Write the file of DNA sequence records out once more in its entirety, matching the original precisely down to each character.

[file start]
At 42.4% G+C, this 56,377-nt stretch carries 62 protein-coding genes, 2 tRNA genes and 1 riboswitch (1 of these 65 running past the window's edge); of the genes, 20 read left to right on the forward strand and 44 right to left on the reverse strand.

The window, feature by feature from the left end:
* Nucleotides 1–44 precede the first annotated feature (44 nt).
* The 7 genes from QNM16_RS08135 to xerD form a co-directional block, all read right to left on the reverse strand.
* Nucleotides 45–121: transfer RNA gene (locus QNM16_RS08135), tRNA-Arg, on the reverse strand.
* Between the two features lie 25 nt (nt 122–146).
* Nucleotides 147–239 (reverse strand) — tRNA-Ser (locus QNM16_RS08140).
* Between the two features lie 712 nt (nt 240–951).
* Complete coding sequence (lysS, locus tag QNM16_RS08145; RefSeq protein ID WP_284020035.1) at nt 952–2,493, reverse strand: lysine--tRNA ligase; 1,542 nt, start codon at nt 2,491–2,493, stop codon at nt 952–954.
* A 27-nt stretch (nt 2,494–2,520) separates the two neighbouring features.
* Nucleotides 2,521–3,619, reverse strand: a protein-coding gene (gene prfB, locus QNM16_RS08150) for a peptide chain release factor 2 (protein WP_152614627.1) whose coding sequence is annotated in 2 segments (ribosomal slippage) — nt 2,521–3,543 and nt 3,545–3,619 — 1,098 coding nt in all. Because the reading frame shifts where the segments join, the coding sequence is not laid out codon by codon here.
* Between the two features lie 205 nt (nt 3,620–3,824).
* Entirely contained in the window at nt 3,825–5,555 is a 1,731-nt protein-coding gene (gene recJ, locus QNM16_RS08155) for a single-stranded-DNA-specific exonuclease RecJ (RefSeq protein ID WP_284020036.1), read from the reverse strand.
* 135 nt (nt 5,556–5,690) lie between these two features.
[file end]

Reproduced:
At 42.4% G+C, this 56,377-nt stretch carries 62 protein-coding genes, 2 tRNA genes and 1 riboswitch (1 of these 65 running past the window's edge); of the genes, 20 read left to right on the forward strand and 44 right to left on the reverse strand.

The window, feature by feature from the left end:
* Nucleotides 1–44 precede the first annotated feature (44 nt).
* The 7 genes from QNM16_RS08135 to xerD form a co-directional block, all read right to left on the reverse strand.
* Nucleotides 45–121: transfer RNA gene (locus QNM16_RS08135), tRNA-Arg, on the reverse strand.
* Between the two features lie 25 nt (nt 122–146).
* Nucleotides 147–239 (reverse strand) — tRNA-Ser (locus QNM16_RS08140).
* Between the two features lie 712 nt (nt 240–951).
* Complete coding sequence (lysS, locus tag QNM16_RS08145; RefSeq protein ID WP_284020035.1) at nt 952–2,493, reverse strand: lysine--tRNA ligase; 1,542 nt, start codon at nt 2,491–2,493, stop codon at nt 952–954.
* A 27-nt stretch (nt 2,494–2,520) separates the two neighbouring features.
* Nucleotides 2,521–3,619, reverse strand: a protein-coding gene (gene prfB, locus QNM16_RS08150) for a peptide chain release factor 2 (protein WP_152614627.1) whose coding sequence is annotated in 2 segments (ribosomal slippage) — nt 2,521–3,543 and nt 3,545–3,619 — 1,098 coding nt in all. Because the reading frame shifts where the segments join, the coding sequence is not laid out codon by codon here.
* Between the two features lie 205 nt (nt 3,620–3,824).
* Entirely contained in the window at nt 3,825–5,555 is a 1,731-nt protein-coding gene (gene recJ, locus QNM16_RS08155) for a single-stranded-DNA-specific exonuclease RecJ (RefSeq protein ID WP_284020036.1), read from the reverse strand.
* 135 nt (nt 5,556–5,690) lie between these two features.